Opus Cactus by MOMIX

Tonight I learnt that there’s no limit to pushing the boundary of imagination.

Moses Pendleton and his company innovated “dance” beyond what I thought was possible. Go see MOMIX at the Joyce Theater through July 16!

. . .

How do you capture the attention of a sold-out crowd at the Joyce Theater, within the first minutes of a show? With tumbleweeds!

Tonight’s performance opened in complete darkness except for half a dozen translucent dust balls on the ground. As the scene continued, a storm picked up the tumbleweeds, carried them through the air, and we were treated to a dazzling dance of the dust balls. The lights never came on throughout the first scene, but this simple and creative concept set the tone for the remainder of the program.

MOMIX’s “Opus Cactus” is inspired by the landscape of the American Southwest, and features 18 scenes in two acts. Each scene focuses on an element of the southwest: desert storms, desert blooms, cactuses, snakes, lizards, totems, fire dancers, and so on.

Other than the common inspiration, however, the concepts and deliveries of the 18 scenes are completely distinct from one another. Every scene brings a new and unique experience through lighting design, costumes, props — but most of all, the unbound imagination of how a human body can move, both on its own and in relation to other human bodies.

In the “Desert Blooms” scene, dancers dressed in full-circle flowing maxi skirts reversible with two colors, coupled with lighting design, conjured the image of beautiful flowers coming to life in a desert.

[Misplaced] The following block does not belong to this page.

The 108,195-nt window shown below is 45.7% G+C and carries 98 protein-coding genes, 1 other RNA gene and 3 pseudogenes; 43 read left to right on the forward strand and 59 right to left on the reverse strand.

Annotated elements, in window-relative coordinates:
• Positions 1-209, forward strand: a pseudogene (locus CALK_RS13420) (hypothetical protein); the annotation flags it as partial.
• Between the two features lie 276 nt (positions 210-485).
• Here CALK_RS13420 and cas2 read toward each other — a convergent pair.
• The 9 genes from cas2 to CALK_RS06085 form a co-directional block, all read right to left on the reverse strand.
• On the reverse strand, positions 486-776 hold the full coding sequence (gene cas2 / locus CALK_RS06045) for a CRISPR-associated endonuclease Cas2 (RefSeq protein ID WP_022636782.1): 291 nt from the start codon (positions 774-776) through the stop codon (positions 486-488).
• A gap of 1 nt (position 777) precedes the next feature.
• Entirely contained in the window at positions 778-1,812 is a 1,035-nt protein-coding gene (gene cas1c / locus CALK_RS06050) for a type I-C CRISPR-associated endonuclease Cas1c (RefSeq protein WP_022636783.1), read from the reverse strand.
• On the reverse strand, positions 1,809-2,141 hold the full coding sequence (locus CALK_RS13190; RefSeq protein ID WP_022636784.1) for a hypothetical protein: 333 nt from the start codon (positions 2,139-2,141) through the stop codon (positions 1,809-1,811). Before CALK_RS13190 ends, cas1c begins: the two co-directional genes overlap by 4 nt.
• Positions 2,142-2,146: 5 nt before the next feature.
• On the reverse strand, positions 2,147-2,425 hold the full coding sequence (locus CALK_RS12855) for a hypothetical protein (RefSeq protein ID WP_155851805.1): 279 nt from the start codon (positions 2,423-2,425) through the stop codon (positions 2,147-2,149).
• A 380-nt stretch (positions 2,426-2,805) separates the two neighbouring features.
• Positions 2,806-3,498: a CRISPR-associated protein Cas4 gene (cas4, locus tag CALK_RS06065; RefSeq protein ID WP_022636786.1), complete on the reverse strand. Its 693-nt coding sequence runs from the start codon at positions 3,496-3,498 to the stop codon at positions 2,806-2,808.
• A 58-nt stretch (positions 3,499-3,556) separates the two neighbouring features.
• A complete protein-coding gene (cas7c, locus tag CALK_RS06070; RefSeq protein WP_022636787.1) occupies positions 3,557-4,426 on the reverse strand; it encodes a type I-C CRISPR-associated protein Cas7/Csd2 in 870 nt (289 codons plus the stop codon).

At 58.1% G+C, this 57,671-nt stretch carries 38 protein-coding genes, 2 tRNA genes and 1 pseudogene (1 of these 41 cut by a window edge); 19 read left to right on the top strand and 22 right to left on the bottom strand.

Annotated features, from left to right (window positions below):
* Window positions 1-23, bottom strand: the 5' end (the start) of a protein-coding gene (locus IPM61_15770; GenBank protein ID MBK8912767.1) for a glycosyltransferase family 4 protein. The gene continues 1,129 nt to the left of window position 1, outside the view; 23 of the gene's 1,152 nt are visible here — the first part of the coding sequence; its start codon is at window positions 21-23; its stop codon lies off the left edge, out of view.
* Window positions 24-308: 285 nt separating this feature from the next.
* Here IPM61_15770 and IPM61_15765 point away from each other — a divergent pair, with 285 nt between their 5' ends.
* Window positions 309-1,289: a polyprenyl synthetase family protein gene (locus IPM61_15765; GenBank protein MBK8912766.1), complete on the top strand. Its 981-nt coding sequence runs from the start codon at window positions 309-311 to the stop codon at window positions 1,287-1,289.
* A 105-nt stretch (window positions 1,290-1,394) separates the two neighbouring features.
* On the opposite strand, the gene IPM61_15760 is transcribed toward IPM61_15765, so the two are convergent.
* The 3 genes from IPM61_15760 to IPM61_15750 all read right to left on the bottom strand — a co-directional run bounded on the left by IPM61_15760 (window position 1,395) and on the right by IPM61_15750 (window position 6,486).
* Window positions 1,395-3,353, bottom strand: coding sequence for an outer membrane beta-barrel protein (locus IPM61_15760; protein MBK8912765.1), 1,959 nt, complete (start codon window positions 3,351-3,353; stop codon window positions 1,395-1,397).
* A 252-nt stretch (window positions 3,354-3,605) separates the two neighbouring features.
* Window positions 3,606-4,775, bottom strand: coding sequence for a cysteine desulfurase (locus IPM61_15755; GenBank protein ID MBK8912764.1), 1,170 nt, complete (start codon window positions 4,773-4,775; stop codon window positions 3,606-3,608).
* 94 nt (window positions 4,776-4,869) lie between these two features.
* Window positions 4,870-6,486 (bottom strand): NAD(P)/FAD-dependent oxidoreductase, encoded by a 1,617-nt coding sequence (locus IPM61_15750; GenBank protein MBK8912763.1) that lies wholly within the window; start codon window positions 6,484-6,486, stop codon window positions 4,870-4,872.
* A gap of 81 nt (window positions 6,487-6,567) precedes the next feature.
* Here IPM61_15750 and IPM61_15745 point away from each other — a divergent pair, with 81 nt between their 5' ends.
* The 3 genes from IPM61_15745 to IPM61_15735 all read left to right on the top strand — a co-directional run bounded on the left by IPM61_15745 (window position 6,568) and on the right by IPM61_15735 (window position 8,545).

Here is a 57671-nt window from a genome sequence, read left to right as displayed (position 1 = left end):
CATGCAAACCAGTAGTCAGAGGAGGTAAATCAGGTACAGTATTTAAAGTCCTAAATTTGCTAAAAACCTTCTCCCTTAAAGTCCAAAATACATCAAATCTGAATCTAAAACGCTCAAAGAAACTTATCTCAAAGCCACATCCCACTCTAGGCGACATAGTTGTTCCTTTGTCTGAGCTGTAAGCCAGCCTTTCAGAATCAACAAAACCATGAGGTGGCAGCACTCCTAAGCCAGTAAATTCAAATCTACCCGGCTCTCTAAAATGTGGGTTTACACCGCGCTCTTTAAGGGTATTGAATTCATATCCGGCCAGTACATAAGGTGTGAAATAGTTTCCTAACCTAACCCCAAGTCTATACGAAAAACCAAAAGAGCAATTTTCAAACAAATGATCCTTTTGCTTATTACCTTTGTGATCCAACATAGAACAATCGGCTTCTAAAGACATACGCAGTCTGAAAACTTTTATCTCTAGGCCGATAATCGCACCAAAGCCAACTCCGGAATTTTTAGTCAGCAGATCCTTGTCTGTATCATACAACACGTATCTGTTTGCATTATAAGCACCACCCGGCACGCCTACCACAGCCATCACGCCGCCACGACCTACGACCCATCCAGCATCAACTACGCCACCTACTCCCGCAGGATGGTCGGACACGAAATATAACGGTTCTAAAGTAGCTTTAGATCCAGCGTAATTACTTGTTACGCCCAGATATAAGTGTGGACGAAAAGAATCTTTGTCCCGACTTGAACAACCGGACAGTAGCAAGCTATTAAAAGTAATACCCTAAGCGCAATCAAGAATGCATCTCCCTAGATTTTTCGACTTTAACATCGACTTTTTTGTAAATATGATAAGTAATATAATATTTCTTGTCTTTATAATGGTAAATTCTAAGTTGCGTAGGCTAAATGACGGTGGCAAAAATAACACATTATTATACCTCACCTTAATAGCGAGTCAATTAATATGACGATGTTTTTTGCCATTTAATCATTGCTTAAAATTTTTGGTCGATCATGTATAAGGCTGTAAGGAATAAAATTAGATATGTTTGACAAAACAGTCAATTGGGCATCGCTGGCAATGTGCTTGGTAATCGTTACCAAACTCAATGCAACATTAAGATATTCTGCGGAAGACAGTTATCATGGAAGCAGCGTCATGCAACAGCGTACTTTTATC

In the “Sundance” ballet, the typical tutu on a ballerina was replaced by a ginormous golden folding fan that opened 4- to 5-feet wide. Hand-held and controlled by the dancers, the fans flowed along with the dancers as if they were real fabric, opening on grand jet├ęs and gracefully falling back down afterwards. Two ballerinas then combined their two folding fans to form a full circular tutu, and combined their torsos and their legs for form a single “ballerina.” The dancers moving in sync, the new “ballerina” appeared to defy gravity and dance in mid-air.

A giant lizard roamed the stage in “Gila Dance” by dancers who moved both in unison (as the gila monster shed its skin) and sometimes in opposition (as if to remind us that under all the visual illusions, we’re only just watching four camouflaged human bodies on a stage).

All manner of creatures walked, crawled, and flew tonight. Company members moved upside down, stacked on top of one another, danced with a pole, on a pole, on a roller board, or on a swing. Oftentimes, I could not tell when one body ended and another began, or how objects stayed afloat in the air. Perhaps, I should just enjoy the visual illusions and take in all that the American Southwest has to offer.

Just remember, as you watch the “Fire Walker,” the flaming torch is still a dancer with his leg lit on fire.